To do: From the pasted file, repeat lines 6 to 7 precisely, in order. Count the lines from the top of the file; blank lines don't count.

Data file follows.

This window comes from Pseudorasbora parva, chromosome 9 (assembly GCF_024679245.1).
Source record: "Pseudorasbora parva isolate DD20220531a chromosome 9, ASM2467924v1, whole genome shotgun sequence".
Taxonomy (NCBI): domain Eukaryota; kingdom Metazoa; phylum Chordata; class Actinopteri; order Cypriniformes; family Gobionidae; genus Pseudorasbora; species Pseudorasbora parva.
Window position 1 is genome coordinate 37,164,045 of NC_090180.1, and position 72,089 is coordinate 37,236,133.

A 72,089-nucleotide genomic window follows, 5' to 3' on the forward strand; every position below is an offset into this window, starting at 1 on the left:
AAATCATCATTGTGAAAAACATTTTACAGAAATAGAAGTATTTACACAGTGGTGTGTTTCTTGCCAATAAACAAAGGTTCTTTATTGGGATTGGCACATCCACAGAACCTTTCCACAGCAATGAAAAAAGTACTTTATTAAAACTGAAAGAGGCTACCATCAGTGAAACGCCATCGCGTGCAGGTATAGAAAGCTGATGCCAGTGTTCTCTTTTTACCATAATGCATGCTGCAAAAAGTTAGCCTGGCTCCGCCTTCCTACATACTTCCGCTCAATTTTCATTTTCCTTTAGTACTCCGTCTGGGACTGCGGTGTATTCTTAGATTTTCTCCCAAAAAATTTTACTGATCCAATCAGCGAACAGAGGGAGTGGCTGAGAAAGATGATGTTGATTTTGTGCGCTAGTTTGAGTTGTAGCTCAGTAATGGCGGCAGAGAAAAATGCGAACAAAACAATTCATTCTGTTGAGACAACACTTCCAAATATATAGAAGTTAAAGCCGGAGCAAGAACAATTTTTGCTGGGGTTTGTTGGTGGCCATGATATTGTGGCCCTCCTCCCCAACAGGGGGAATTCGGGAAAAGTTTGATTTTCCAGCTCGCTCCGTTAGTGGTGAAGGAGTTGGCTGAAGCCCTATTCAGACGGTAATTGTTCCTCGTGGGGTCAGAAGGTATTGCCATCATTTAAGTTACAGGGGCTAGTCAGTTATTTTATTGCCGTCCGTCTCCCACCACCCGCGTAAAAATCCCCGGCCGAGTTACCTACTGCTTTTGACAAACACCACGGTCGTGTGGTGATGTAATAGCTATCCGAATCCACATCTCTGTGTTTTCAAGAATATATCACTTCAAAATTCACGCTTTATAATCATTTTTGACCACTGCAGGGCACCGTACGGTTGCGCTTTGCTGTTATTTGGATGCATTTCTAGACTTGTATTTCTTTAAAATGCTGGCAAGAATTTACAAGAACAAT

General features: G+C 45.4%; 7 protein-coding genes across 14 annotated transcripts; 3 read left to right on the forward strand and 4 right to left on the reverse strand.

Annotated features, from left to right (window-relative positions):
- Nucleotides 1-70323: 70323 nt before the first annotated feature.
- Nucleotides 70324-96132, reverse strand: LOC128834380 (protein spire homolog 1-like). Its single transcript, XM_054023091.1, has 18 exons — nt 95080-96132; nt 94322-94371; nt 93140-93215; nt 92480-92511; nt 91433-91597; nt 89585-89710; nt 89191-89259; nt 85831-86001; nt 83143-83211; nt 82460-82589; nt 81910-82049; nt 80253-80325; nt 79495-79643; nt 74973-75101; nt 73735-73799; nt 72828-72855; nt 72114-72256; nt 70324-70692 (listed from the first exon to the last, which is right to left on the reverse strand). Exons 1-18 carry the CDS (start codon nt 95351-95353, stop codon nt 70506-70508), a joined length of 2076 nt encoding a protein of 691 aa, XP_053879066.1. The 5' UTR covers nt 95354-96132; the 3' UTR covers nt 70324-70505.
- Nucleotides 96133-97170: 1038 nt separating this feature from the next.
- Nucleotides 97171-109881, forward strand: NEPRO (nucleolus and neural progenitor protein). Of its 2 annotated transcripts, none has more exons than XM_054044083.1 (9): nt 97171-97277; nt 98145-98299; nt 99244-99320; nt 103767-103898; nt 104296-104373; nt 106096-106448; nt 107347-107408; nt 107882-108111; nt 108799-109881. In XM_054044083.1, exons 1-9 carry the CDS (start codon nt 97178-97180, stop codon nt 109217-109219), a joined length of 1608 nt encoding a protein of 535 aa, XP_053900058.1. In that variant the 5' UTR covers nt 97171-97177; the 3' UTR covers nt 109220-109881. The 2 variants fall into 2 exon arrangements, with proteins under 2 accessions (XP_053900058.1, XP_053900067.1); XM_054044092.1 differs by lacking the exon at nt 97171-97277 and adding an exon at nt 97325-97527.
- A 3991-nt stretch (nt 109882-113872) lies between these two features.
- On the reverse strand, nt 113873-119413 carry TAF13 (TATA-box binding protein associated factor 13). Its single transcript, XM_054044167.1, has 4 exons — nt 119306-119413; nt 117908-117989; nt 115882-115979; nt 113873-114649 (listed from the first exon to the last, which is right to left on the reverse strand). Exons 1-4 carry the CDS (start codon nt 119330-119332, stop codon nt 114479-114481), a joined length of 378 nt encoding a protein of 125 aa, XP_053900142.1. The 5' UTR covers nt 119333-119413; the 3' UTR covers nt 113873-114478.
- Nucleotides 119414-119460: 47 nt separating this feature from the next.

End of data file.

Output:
AAATCATCATTGTGAAAAACATTTTACAGAAATAGAAGTATTTACACAGTGGTGTGTTTCTTGCCAATAAACAAAGGTTCTTTATTGGGATTGGCACATCCACAGAACCTTTCCACAGCAATGAAAAAAGTACTTTATTAAAACTGAAAGAGGCTACCATCAGTGAAACGCCATCGCGTGCAGGTATAGAAAGCTGATGCCAGTGTTCTCTTTTTACCATAATGCATGCTGCAAAAAGTTAGCCTGGCTCCGCCTTCCTACATACTTCCGCTCAATTTTCATTTTCCTTTAGTACTCCGTCTGGGACTGCGGTGTATTCTTAGATTTTCTCCCAAAAAATTTTACTGATCCAATCAGCGAACAGAGGGAGTGGCTGAGAAAGATGATGTTGATTTTGTGCGCTAGTTTGAGTTGTAGCTCAGTAATGGCGGCAGAGAAAAATGCGAACAAAACAATTCATTCTGTTGAGACAACACTTCCAAATATATAGAAGTTAAAGCCGGAGCAAGAACAATTTTTGCTGGGGTTTGTTGGTGGCCATGATATTGTGGCCCTCCTCCCCAACAGGGGGAATTCGGGAAAAGTTTGATTTTCCAGCTCGCTCCGTTAGTGGTGAAGGAGTTGGCTGAAGCCCTATTCAGACGGTAATTGTTCCTCGTGGGGTCAGAAGGTATTGCCATCATTTAAGTTACAGGGGCTAGTCAGTTATTTTATTGCCGTCCGTCTCCCACCACCCGCGTAAAAATCCCCGGCCGAGTTACCTACTGCTTTTGACAAACACCACGGTCGTGTGGTGATGTAATAGCTATCCGAATCCACATCTCTGTGTTTTCAAGAATATATCACTTCAAAATTCACGCTTTATAATCATTTTTGACCACTGCAGGGCACCGTACGGTTGCGCTTTGCTGTTATTTGGATGCATTTCTAGACTTGTATTTCTTTAAAATGCTGGCAAGAATTTACAAGAACAAT

General features: G+C 45.4%; 7 protein-coding genes across 14 annotated transcripts; 3 read left to right on the forward strand and 4 right to left on the reverse strand.